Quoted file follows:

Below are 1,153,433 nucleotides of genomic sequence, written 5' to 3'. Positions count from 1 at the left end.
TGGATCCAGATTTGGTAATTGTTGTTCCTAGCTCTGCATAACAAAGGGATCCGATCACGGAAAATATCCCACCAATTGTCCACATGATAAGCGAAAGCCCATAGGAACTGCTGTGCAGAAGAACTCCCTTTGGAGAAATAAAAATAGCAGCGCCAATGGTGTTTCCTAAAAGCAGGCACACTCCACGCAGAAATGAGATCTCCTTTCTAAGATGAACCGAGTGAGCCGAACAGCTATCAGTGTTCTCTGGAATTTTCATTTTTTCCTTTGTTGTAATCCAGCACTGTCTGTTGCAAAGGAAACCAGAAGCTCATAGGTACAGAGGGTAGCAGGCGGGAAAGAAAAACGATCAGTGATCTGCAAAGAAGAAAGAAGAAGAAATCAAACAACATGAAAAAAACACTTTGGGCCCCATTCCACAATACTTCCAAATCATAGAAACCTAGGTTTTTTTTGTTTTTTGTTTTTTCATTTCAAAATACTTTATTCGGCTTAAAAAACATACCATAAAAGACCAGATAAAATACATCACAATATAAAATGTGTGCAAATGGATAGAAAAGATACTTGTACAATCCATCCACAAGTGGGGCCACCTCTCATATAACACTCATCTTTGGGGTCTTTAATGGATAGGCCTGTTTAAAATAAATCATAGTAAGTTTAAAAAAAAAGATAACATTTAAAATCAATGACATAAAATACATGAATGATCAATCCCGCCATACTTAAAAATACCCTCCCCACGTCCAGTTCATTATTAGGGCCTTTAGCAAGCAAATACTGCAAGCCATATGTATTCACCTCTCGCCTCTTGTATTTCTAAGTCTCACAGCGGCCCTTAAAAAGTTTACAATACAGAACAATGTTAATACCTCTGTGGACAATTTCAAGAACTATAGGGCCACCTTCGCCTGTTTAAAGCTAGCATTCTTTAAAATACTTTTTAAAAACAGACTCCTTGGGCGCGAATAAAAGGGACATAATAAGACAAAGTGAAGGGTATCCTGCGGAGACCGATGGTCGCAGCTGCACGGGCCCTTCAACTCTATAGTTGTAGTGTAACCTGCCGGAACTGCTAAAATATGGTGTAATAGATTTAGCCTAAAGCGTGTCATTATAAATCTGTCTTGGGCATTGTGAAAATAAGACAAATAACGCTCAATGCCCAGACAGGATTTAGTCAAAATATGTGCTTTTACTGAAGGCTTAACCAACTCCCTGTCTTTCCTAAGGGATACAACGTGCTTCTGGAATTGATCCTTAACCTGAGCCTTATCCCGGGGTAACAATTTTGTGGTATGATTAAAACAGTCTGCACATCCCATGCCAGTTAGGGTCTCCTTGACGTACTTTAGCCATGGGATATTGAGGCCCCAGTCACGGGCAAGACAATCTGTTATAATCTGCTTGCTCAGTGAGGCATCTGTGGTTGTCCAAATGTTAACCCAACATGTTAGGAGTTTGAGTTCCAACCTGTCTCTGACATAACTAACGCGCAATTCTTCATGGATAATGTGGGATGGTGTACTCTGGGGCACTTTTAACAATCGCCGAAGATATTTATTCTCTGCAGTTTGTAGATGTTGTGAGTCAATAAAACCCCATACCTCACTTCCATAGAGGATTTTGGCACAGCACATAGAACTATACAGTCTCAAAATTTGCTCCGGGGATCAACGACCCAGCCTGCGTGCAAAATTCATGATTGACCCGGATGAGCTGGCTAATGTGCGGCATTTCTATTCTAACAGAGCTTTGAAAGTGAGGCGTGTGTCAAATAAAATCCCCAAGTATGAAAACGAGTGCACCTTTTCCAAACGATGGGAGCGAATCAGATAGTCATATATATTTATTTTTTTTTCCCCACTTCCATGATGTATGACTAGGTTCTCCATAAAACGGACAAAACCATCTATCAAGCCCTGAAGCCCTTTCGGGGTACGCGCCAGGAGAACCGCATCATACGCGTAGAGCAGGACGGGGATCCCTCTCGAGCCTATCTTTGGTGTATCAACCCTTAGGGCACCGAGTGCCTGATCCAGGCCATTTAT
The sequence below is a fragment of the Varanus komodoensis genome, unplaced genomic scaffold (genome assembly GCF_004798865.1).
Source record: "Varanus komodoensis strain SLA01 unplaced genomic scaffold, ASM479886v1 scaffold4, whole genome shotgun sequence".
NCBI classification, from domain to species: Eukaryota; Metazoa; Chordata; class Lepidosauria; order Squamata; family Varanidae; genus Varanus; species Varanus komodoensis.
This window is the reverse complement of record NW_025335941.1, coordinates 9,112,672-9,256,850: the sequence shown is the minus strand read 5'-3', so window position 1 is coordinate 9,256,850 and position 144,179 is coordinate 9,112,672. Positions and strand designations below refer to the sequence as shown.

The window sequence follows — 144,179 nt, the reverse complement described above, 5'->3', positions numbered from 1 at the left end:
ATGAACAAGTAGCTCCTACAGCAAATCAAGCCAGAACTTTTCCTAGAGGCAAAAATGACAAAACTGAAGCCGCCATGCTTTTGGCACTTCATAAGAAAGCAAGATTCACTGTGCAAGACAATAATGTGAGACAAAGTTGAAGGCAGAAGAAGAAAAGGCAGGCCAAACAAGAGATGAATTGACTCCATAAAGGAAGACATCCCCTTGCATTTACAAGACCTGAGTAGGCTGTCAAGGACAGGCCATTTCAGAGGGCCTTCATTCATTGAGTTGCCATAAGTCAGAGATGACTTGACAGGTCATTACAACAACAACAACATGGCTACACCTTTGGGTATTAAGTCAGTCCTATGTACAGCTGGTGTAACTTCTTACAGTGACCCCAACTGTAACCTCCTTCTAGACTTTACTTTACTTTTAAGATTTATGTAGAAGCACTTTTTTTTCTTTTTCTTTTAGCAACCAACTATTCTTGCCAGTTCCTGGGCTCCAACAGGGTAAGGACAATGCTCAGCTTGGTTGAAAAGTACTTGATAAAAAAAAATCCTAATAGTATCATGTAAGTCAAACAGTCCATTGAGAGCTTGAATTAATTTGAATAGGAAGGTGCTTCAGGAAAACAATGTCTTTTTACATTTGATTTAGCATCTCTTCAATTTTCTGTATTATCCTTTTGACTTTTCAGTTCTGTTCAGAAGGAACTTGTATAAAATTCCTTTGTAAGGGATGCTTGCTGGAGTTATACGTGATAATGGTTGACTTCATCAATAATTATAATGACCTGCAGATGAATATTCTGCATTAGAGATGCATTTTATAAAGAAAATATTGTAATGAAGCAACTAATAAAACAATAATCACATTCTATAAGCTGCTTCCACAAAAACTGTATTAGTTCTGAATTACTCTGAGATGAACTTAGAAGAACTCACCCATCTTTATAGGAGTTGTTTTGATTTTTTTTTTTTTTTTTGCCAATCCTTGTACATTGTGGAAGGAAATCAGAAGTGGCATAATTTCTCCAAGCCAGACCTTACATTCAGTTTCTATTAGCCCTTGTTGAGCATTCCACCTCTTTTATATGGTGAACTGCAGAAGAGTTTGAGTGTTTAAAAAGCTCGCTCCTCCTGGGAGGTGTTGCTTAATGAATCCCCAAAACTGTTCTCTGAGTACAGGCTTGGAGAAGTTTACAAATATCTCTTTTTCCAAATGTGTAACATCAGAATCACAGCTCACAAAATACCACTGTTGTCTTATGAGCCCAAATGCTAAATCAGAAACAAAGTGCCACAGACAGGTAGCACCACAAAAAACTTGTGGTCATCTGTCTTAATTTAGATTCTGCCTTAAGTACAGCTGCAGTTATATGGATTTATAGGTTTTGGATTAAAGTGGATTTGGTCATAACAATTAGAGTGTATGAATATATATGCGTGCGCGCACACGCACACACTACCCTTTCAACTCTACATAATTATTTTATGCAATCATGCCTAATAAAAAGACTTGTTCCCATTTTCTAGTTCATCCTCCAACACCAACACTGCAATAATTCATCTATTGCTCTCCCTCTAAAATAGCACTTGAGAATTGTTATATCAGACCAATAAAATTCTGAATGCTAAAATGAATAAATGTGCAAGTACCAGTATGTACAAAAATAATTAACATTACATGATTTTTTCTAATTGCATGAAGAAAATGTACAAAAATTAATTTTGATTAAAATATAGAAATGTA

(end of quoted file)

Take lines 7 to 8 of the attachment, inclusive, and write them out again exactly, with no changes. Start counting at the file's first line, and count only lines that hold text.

The window sequence follows — 144,179 nt, the reverse complement described above, 5'->3', positions numbered from 1 at the left end:
ATGAACAAGTAGCTCCTACAGCAAATCAAGCCAGAACTTTTCCTAGAGGCAAAAATGACAAAACTGAAGCCGCCATGCTTTTGGCACTTCATAAGAAAGCAAGATTCACTGTGCAAGACAATAATGTGAGACAAAGTTGAAGGCAGAAGAAGAAAAGGCAGGCCAAACAAGAGATGAATTGACTCCATAAAGGAAGACATCCCCTTGCATTTACAAGACCTGAGTAGGCTGTCAAGGACAGGCCATTTCAGAGGGCCTTCATTCATTGAGTTGCCATAAGTCAGAGATGACTTGACAGGTCATTACAACAACAACAACATGGCTACACCTTTGGGTATTAAGTCAGTCCTATGTACAGCTGGTGTAACTTCTTACAGTGACCCCAACTGTAACCTCCTTCTAGACTTTACTTTACTTTTAAGATTTATGTAGAAGCACTTTTTTTTCTTTTTCTTTTAGCAACCAACTATTCTTGCCAGTTCCTGGGCTCCAACAGGGTAAGGACAATGCTCAGCTTGGTTGAAAAGTACTTGATAAAAAAAAATCCTAATAGTATCATGTAAGTCAAACAGTCCATTGAGAGCTTGAATTAATTTGAATAGGAAGGTGCTTCAGGAAAACAATGTCTTTTTACATTTGATTTAGCATCTCTTCAATTTTCTGTATTATCCTTTTGACTTTTCAGTTCTGTTCAGAAGGAACTTGTATAAAATTCCTTTGTAAGGGATGCTTGCTGGAGTTATACGTGATAATGGTTGACTTCATCAATAATTATAATGACCTGCAGATGAATATTCTGCATTAGAGATGCATTTTATAAAGAAAATATTGTAATGAAGCAACTAATAAAACAATAATCACATTCTATAAGCTGCTTCCACAAAAACTGTATTAGTTCTGAATTACTCTGAGATGAACTTAGAAGAACTCACCCATCTTTATAGGAGTTGTTTTGATTTTTTTTTTTTTTTTTGCCAATCCTTGTACATTGTGGAAGGAAATCAGAAGTGGCATAATTTCTCCAAGCCAGACCTTACATTCAGTTTCTATTAGCCCTTGTTGAGCATTCCACCTCTTTTATATGGTGAACTGCAGAAGAGTTTGAGTGTTTAAAAAGCTCGCTCCTCCTGGGAGGTGTTGCTTAATGAATCCCCAAAACTGTTCTCTGAGTACAGGCTTGGAGAAGTTTACAAATATCTCTTTTTCCAAATGTGTAACATCAGAATCACAGCTCACAAAATACCACTGTTGTCTTATGAGCCCAAATGCTAAATCAGAAACAAAGTGCCACAGACAGGTAGCACCACAAAAAACTTGTGGTCATCTGTCTTAATTTAGATTCTGCCTTAAGTACAGCTGCAGTTATATGGATTTATAGGTTTTGGATTAAAGTGGATTTGGTCATAACAATTAGAGTGTATGAATATATATGCGTGCGCGCACACGCACACACTACCCTTTCAACTCTACATAATTATTTTATGCAATCATGCCTAATAAAAAGACTTGTTCCCATTTTCTAGTTCATCCTCCAACACCAACACTGCAATAATTCATCTATTGCTCTCCCTCTAAAATAGCACTTGAGAATTGTTATATCAGACCAATAAAATTCTGAATGCTAAAATGAATAAATGTGCAAGTACCAGTATGTACAAAAATAATTAACATTACATGATTTTTTCTAATTGCATGAAGAAAATGTACAAAAATTAATTTTGATTAAAATATAGAAATGTA